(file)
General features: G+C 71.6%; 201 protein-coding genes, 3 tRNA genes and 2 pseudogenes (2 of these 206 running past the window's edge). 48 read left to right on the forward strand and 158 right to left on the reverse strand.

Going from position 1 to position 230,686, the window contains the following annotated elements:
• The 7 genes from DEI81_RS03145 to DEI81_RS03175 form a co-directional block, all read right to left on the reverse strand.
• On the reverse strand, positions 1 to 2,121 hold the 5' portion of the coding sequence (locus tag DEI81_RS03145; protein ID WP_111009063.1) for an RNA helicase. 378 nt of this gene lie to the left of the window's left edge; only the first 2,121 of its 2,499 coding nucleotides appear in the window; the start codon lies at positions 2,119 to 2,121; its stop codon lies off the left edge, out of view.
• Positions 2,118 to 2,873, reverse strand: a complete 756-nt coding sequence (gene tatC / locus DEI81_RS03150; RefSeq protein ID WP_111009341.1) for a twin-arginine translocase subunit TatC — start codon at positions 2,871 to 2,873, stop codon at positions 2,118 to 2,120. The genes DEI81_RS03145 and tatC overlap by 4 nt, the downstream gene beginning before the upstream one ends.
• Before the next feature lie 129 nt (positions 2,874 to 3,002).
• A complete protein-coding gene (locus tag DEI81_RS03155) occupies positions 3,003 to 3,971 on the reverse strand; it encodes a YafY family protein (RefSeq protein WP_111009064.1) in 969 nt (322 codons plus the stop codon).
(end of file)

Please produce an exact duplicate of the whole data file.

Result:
General features: G+C 71.6%; 201 protein-coding genes, 3 tRNA genes and 2 pseudogenes (2 of these 206 running past the window's edge). 48 read left to right on the forward strand and 158 right to left on the reverse strand.

Going from position 1 to position 230,686, the window contains the following annotated elements:
• The 7 genes from DEI81_RS03145 to DEI81_RS03175 form a co-directional block, all read right to left on the reverse strand.
• On the reverse strand, positions 1 to 2,121 hold the 5' portion of the coding sequence (locus tag DEI81_RS03145; protein ID WP_111009063.1) for an RNA helicase. 378 nt of this gene lie to the left of the window's left edge; only the first 2,121 of its 2,499 coding nucleotides appear in the window; the start codon lies at positions 2,119 to 2,121; its stop codon lies off the left edge, out of view.
• Positions 2,118 to 2,873, reverse strand: a complete 756-nt coding sequence (gene tatC / locus DEI81_RS03150; RefSeq protein ID WP_111009341.1) for a twin-arginine translocase subunit TatC — start codon at positions 2,871 to 2,873, stop codon at positions 2,118 to 2,120. The genes DEI81_RS03145 and tatC overlap by 4 nt, the downstream gene beginning before the upstream one ends.
• Before the next feature lie 129 nt (positions 2,874 to 3,002).
• A complete protein-coding gene (locus tag DEI81_RS03155) occupies positions 3,003 to 3,971 on the reverse strand; it encodes a YafY family protein (RefSeq protein WP_111009064.1) in 969 nt (322 codons plus the stop codon).